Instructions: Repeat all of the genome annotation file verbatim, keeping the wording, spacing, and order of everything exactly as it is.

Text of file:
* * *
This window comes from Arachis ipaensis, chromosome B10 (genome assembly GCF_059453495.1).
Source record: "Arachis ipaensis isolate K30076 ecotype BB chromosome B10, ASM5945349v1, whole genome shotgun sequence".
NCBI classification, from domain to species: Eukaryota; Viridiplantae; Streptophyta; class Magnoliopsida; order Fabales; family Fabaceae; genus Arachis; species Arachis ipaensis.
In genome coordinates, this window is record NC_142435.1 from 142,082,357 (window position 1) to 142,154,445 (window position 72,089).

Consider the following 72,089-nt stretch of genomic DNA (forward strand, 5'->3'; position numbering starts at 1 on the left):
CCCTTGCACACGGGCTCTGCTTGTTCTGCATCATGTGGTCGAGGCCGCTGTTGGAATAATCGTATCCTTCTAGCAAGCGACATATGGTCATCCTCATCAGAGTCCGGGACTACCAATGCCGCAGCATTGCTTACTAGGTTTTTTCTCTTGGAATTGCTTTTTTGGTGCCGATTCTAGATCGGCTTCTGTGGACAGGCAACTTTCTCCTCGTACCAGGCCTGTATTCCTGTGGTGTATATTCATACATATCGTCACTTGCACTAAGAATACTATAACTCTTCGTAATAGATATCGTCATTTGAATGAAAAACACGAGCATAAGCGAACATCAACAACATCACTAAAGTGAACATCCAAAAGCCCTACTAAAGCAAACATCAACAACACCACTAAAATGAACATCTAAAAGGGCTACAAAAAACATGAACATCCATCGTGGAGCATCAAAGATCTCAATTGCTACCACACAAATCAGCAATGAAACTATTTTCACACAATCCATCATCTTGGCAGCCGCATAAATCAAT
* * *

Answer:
This window comes from Arachis ipaensis, chromosome B10 (genome assembly GCF_059453495.1).
Source record: "Arachis ipaensis isolate K30076 ecotype BB chromosome B10, ASM5945349v1, whole genome shotgun sequence".
NCBI classification, from domain to species: Eukaryota; Viridiplantae; Streptophyta; class Magnoliopsida; order Fabales; family Fabaceae; genus Arachis; species Arachis ipaensis.
In genome coordinates, this window is record NC_142435.1 from 142,082,357 (window position 1) to 142,154,445 (window position 72,089).

Consider the following 72,089-nt stretch of genomic DNA (forward strand, 5'->3'; position numbering starts at 1 on the left):
CCCTTGCACACGGGCTCTGCTTGTTCTGCATCATGTGGTCGAGGCCGCTGTTGGAATAATCGTATCCTTCTAGCAAGCGACATATGGTCATCCTCATCAGAGTCCGGGACTACCAATGCCGCAGCATTGCTTACTAGGTTTTTTCTCTTGGAATTGCTTTTTTGGTGCCGATTCTAGATCGGCTTCTGTGGACAGGCAACTTTCTCCTCGTACCAGGCCTGTATTCCTGTGGTGTATATTCATACATATCGTCACTTGCACTAAGAATACTATAACTCTTCGTAATAGATATCGTCATTTGAATGAAAAACACGAGCATAAGCGAACATCAACAACATCACTAAAGTGAACATCCAAAAGCCCTACTAAAGCAAACATCAACAACACCACTAAAATGAACATCTAAAAGGGCTACAAAAAACATGAACATCCATCGTGGAGCATCAAAGATCTCAATTGCTACCACACAAATCAGCAATGAAACTATTTTCACACAATCCATCATCTTGGCAGCCGCATAAATCAAT